Some takeaways and some links to background material for Ma Rainey’s Black Bottom

Time flies and already I am half way through my first reading of Week 3’s Fences (I am finding I need to read through these plays at least two times to really “get” it). But before getting too far away, I want to put down on paper some reflections on Ma Rainey’s Black Bottom.

I mentioned towards the end of the session a proposal that the star of the play is not Ma Rainey. I believe the star is Levee, even though his end at the play’s conclusion is not a pleasant nor a pleasing one. Levee is the modernist, he represents the avant-garde, the next wave in musical composition, while Ma represents the old, entrenched way, the “old jug band music” to which Levee repeatedly refers.

Here is an interesting article on the historical Ma Rainey:

The Queer Black Woman Who Reinvented The Blues

But Levee has his own issues. He was emotionally traumatized as a child, forced to watch the gang-rape of his mother, then physically traumatized when he tried to stop the rape with a knife and was slashed with the knife across his chest. He was further traumatized when his father, seeking to exact revenge against the rapists (and successful in killing four of them), was caught, hung and burned in the woods. Wilson describes Levee in the scene-setter as flamboyant and buffoonish, as playing the wrong notes frequently, and as often confusing his skill with his talent.

Still, he is the star of the play, the archetype for Louis Armstrong, who as a young man played trumpet in Ma Rainey’s band.  See Louis Armstrong, the First Great American Modernist here: Was Louis Armstrong the First Great American Modernist?. My question is, was Wilson gently leading us to this conclusion?

We also took note of Levee’s obsession with shoes, getting into arguments twice in the play when band members “stepped” on his shoes, the final act resulting in an enraged Levee committing the knifing murder of the band leader, Toledo. We discussed in class the possible symbolism of Levee’s fixation on his shoes, although the class did not all agree that shoes may have symbolized mobility, transportation, moving out of a bad situation and moving towards a good or better one. I personally thought the shoe symbolism concept was one with merit, and I found myself on YouTube listening to Robert Johnson’s original “Walkin’ Blues” and more recent covers of the Johnson masterpiece by Eric Clapton and Jerry Garcia (Grateful Dead) (videos below).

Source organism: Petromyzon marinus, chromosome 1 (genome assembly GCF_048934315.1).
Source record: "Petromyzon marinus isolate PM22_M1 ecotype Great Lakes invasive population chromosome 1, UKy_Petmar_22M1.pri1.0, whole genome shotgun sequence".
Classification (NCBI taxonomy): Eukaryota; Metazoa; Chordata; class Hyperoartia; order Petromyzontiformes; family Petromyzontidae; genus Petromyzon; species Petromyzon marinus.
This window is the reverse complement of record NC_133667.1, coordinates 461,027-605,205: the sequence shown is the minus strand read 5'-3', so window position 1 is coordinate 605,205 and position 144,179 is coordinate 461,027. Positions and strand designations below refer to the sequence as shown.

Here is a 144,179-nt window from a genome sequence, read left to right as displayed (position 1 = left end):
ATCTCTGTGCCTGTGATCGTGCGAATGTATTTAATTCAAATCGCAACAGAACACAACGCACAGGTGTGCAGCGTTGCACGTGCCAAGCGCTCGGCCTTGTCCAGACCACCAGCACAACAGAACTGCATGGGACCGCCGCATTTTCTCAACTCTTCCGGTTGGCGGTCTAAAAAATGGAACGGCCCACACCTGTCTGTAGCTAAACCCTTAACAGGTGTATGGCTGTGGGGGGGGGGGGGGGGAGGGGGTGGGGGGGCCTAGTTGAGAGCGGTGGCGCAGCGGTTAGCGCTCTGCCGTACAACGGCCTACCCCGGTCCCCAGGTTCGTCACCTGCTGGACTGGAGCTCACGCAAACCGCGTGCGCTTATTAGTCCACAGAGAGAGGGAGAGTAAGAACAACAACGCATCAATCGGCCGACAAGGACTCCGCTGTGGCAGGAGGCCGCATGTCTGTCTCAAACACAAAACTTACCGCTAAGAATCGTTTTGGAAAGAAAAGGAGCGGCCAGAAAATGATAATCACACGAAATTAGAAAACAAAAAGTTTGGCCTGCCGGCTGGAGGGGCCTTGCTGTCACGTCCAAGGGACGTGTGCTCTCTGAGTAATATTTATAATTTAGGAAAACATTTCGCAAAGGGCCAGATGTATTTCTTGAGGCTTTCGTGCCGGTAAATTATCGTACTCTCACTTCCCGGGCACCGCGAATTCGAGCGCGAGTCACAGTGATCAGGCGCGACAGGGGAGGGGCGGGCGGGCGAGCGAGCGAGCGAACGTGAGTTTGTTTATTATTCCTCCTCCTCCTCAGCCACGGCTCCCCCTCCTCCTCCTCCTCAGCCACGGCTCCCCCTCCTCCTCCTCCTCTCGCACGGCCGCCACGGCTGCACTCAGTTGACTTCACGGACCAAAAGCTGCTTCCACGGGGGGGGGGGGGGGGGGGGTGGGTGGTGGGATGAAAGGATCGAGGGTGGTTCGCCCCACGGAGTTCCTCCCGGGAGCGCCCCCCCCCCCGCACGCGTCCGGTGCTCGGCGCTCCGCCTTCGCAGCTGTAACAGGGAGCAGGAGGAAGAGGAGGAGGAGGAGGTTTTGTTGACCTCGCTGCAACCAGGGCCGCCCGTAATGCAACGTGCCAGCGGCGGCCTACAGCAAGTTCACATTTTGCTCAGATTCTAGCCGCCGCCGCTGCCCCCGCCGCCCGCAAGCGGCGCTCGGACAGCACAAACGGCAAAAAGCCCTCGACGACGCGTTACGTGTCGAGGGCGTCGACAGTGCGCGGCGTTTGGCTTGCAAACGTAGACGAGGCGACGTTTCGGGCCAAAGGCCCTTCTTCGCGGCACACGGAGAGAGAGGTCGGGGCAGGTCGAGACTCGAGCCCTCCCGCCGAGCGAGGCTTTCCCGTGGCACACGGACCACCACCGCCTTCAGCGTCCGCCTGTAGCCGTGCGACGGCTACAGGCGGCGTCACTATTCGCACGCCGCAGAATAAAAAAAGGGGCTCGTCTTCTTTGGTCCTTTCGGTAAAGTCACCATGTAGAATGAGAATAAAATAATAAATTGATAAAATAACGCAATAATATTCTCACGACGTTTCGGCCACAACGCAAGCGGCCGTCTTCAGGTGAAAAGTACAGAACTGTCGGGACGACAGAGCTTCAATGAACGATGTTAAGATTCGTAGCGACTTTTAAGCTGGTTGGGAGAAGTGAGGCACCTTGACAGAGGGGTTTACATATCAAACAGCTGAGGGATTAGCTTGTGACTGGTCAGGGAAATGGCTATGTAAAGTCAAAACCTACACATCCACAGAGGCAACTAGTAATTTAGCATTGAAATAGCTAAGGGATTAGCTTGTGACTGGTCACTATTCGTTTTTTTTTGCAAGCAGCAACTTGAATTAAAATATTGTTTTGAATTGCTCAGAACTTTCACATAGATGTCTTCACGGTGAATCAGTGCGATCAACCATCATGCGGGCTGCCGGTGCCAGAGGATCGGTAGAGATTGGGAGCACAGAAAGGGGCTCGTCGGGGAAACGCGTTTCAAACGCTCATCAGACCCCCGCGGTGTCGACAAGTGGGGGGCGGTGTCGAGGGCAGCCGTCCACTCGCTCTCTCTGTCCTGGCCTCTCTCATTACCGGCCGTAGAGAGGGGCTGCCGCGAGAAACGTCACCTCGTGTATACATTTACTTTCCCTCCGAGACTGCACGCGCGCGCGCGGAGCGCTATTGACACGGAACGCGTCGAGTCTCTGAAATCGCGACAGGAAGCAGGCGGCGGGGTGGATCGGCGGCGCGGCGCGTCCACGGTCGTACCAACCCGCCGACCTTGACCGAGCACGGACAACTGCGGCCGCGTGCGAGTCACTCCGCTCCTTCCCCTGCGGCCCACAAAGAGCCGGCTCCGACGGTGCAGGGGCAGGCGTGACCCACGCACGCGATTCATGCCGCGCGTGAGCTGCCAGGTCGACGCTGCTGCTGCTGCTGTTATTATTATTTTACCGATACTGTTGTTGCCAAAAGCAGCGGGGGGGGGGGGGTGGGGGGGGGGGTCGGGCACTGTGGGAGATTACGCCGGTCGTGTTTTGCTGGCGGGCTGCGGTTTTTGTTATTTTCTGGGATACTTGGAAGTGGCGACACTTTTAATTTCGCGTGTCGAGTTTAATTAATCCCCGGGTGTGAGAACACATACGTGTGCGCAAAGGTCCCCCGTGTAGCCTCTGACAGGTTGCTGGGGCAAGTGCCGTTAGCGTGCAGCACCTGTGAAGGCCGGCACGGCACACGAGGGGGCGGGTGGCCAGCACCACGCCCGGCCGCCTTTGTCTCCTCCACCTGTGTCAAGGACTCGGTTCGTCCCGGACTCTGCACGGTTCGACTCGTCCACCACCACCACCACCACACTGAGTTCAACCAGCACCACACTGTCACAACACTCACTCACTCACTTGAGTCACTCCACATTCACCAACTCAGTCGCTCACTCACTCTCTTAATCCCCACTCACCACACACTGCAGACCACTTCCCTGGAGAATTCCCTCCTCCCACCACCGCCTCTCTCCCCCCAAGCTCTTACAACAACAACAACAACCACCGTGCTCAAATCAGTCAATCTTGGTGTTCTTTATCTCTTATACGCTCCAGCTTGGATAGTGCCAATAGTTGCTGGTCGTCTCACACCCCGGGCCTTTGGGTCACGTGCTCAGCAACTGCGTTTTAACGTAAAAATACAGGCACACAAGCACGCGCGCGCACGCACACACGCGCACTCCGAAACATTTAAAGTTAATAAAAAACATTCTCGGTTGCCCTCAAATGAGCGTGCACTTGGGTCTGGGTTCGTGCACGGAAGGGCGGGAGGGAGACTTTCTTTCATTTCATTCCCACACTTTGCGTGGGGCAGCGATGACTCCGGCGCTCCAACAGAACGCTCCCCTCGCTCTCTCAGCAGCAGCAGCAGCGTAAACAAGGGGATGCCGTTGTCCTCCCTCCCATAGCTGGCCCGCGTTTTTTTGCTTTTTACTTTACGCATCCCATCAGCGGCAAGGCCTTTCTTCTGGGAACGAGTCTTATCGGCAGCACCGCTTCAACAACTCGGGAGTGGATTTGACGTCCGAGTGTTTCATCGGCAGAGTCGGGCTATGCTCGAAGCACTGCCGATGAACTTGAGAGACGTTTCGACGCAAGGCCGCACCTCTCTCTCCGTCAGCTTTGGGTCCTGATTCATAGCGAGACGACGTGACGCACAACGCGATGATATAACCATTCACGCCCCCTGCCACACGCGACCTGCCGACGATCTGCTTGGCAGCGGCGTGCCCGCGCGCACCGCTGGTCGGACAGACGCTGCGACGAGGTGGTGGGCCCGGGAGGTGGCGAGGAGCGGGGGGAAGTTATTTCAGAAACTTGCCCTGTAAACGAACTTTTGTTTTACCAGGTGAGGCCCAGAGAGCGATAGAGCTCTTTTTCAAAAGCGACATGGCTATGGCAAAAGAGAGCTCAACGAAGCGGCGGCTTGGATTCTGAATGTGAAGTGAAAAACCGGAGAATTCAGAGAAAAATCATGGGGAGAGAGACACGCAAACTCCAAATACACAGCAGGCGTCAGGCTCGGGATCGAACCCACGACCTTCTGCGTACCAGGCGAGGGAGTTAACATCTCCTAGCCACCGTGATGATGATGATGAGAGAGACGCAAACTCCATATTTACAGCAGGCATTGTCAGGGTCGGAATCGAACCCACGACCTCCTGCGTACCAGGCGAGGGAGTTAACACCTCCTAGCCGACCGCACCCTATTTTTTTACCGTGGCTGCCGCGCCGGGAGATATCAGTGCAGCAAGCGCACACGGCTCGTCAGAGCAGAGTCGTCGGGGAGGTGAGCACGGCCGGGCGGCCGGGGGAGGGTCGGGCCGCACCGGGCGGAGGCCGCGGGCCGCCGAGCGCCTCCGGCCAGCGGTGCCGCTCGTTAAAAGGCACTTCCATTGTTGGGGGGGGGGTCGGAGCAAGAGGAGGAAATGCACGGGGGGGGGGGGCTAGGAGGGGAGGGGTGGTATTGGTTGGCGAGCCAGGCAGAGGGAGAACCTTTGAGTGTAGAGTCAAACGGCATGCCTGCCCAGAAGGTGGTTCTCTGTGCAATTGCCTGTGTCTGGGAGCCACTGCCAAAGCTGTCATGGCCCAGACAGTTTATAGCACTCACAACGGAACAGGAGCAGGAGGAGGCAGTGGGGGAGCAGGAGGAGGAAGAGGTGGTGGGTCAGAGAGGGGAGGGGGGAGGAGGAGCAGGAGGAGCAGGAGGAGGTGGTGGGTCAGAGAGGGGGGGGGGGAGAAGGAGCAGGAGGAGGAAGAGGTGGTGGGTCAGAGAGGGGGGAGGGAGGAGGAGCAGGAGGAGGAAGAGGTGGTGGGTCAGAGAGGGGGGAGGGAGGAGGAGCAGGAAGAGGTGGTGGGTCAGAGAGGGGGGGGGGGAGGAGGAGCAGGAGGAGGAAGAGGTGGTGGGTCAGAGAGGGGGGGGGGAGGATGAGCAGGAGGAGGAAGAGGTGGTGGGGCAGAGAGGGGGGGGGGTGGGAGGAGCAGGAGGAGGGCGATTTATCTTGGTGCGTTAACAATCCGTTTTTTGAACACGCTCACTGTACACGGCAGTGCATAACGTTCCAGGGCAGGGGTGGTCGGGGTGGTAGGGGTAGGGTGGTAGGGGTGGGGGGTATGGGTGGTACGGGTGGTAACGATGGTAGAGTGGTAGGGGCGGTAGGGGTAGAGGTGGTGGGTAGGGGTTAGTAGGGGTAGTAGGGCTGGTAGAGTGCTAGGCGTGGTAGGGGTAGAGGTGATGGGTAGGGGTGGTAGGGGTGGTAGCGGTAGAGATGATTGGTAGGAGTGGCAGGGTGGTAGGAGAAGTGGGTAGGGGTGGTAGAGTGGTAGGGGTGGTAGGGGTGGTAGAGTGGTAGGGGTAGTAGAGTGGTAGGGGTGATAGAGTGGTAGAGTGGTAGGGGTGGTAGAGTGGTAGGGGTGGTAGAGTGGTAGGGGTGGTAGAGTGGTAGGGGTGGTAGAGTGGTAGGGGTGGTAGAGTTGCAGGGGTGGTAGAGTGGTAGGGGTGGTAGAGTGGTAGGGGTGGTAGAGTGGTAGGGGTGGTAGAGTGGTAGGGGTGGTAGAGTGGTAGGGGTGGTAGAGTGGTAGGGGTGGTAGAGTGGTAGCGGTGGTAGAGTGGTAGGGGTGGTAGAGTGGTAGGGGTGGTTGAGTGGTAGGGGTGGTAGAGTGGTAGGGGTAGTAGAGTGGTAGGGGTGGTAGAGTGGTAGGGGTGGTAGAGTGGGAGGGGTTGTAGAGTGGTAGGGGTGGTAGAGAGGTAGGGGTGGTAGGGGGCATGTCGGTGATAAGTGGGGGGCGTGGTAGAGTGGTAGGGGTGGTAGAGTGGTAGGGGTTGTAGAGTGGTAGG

Levee has yet another thematic connection to Robert Johnson. It is said that Robert Johnson “sold” his soul to the devil in exchange for his music talent. Levee mentions in two separate conversations his willingness to “sell” his soul to Satan in conjunction with his overall rejection of Christianity and more traditional beliefs. We saw that “skepticism” expressed by Becker in Jitney, and we’ll see it again with Troy in Fences. Maybe this is another conclusion Wilson himself is leading us to – skepticism as a humanist element of modern thought.

Some notes for today’s discussion on Ma Rainey’s Black Bottom

Week Two – Ma Rainey’s Black Bottom

  1. Only play not set in Pittsburgh. Set in Chicago.
  2. 2nd play in series but Wlson considered it the first play in the cycle of decade plays.
  3. Actually two plays merged into one.
  4. In irony of all ironies, Broadway producers wanted Wilson to Turn it into a musical for better chance of commercial success. Instead, Wilson debuted it at Yale Rep in its original form, cementing a long and productive relationship with mentor, Lloyd Richards, Yale Rep director.